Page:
The DELF is an official test of your level of capability in the French language. If you pass, it is good for a lifetime (most or all others expire after a few years). This "diploma" is particularly handy for things like long-term French residency and citizenship.
I just finished my exams...
~~~ Registering ~~~
Just trying to get registered for the DELF had its ups and downs. First, from all my classes outside of France, I had seen that the official test centers were always at the Alliance française. In France, this is not the case! So, a relatively quick search showed that GRETA in Montpellier had several exam dates coming up. The website was very definitive in saying that the registration deadline must be observed - sign up by then, or you miss out! BUT! Nowhere did it actually tell you what those dates were!* So, I picked the October 19 test date, wired the money, and mailed my filled-out form on August 16 - two months should be plenty of time, right?
Well, a month later, I hadn't heard anything. So I called, hoping to find out what happened - did I miss the deadline after all? Did they receive my form? Well, I'm embarrassed to say that I had forgotten to include a copy of my ID :-\ The good news is that (1) they understood me (2) they had my form (3) they sent an email that said to send my ID copy ASAP. As soon as I saw that, I faxed my passport, and sent a reply asking for them to let me know that my ID was received. LOL - that's soooo American... A week later, I called back - yes, they had my ID, and if everything else was there, then I would be registered. Whew! But, I still had some anxiety - what if...
Then, September 26, I got an email - good news this time! I was registered! I confirmed my information and saw that my test was split over two days - my individual part of the test, oral expression, was October 18, and the rest was October 19. A few days later, a hardcopy came in the mail.
* (Update) It turned out that they just weren't quite ready for the new school year when I looked for this information. Some time later, they updated the link to the calendar, and the new PDF showed all the registration (and results) dates :-\ I was just a few days too early...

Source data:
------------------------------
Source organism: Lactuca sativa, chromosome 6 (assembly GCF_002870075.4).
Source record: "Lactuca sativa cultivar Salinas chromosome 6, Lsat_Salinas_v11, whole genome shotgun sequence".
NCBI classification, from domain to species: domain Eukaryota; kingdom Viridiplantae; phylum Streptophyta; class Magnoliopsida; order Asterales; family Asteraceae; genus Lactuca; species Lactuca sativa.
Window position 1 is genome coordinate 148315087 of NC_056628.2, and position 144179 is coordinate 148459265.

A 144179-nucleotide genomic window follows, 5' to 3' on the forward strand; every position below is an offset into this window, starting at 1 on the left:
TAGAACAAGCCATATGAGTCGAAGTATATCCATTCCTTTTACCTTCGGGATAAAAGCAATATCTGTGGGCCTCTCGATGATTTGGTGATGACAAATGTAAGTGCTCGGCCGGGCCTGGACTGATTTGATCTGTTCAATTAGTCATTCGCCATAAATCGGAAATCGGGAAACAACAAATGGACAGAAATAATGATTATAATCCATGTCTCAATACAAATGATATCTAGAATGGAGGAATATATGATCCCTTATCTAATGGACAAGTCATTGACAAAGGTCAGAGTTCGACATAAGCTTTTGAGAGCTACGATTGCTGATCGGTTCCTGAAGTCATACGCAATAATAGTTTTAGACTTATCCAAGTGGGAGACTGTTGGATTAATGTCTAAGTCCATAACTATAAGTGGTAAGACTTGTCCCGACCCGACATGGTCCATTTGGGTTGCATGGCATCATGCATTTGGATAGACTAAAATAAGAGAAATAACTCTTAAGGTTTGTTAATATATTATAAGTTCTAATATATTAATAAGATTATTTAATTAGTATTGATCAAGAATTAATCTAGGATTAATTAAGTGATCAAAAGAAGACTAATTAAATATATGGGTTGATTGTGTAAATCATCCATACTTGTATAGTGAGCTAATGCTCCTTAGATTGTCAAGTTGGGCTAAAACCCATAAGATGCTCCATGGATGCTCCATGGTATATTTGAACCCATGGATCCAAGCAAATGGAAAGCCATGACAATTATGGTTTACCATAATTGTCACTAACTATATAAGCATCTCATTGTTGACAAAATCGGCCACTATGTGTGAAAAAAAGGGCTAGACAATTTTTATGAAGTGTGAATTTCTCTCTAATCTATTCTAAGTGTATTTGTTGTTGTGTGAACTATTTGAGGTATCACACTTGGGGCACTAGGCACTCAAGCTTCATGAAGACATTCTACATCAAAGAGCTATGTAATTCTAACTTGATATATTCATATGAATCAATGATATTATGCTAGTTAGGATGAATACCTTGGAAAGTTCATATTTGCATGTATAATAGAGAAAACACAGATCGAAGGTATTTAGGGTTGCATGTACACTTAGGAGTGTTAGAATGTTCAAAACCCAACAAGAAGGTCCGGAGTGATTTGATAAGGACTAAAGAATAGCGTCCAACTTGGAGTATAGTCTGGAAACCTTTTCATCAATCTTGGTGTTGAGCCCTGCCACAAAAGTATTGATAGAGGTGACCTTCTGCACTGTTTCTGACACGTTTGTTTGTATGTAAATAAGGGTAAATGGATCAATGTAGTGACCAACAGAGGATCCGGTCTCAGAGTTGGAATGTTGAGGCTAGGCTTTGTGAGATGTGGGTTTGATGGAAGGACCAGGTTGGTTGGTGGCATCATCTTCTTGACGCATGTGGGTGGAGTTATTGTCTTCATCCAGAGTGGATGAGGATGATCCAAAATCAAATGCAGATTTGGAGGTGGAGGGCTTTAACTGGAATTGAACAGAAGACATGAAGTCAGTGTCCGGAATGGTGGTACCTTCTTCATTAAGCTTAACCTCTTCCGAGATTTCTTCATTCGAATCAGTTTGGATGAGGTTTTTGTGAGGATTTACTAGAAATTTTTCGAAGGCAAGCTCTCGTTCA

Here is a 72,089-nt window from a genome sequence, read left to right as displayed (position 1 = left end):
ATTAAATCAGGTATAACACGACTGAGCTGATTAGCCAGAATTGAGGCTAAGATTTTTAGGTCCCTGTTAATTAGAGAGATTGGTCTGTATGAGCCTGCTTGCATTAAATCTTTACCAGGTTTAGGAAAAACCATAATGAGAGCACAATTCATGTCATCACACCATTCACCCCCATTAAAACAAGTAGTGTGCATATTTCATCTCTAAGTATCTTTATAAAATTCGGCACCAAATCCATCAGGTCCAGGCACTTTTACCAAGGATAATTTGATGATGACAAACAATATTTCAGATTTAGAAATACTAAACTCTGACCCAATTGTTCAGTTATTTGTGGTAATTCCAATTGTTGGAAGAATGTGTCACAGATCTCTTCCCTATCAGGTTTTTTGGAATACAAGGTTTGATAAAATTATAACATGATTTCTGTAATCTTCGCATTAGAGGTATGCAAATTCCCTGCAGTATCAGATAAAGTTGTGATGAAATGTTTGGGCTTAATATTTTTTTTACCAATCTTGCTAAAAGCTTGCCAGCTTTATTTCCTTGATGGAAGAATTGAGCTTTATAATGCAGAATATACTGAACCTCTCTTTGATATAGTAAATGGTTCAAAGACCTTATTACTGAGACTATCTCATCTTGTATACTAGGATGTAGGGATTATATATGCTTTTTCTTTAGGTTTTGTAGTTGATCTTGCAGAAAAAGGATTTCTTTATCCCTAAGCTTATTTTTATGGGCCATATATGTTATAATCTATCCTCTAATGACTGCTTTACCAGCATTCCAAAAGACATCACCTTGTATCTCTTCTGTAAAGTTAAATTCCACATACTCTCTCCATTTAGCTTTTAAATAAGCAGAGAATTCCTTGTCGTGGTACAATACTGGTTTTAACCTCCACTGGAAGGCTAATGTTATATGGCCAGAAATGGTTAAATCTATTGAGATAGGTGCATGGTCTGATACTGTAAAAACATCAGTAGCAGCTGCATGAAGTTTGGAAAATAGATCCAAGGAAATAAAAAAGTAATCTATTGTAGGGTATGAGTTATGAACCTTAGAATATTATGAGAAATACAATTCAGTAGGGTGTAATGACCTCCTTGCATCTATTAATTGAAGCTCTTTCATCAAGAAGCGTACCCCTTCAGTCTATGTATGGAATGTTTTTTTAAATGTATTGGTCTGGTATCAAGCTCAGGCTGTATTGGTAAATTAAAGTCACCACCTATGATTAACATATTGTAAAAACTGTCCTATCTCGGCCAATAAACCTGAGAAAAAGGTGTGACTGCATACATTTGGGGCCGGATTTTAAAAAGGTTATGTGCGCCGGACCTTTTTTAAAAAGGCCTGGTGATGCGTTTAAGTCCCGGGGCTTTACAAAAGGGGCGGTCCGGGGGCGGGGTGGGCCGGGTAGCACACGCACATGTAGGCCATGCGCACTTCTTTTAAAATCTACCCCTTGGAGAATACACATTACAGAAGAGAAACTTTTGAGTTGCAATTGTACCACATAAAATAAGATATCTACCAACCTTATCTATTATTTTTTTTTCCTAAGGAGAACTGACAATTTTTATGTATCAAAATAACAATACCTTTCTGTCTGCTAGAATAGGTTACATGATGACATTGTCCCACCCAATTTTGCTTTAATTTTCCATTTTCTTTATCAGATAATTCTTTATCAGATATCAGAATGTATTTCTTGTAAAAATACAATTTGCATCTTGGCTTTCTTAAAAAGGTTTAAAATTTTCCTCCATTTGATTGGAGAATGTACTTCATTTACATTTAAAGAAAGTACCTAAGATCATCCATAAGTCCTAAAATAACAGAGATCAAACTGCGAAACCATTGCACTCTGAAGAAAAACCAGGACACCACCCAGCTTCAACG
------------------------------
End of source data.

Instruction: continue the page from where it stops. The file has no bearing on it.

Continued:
~~~ Getting ready ~~~
Well, aside from the classes I had already had, I was tempted to take a class specifically to prep for the DELF. But the nearest one was in Montpellier, and it was every day for a month. So, I got a workbook, and started studying - this was actually very hard for me; I am much more motivated in a classroom situation. But (or perhaps I should say "and") I had 3 months to get through it. One other very fortuitous thing happened - on my first hike with my club, I mentioned that I had this test coming up, and a perfectly lovely woman, whom I had just met that day, offered to help me! She came to our apartment several times and we worked through the section on oral expression! She not only corrected my French, but also gave me more elegant options, and a lot more confidence!
~~~ Getting there ~~~
So, the test center is quite a trip! To get there, I had to take a bus, then train, then tram, and finally, walk. Schedules don't align, and public transportation is often late, so each leg had to have a cushion. Thinking to reduce stress, I bought my train tickets for both days well in advance. What a mistake! Less than a week before my test, the powers that be announced a strike =-O I would be able to get there on Wednesday, but I risked missing Thursday's test entirely! A quick change of plan - I ended up getting an AirBnB room for Wednesday and Thursday, and coming home after the strike. Basically, that just left the hard part - finding the right building! I ended up walking halfway around the giant block, and asking for directions twice before I found the test center. I am very glad I had the time to do some reconnaissance...
~~~ The Test! ~~~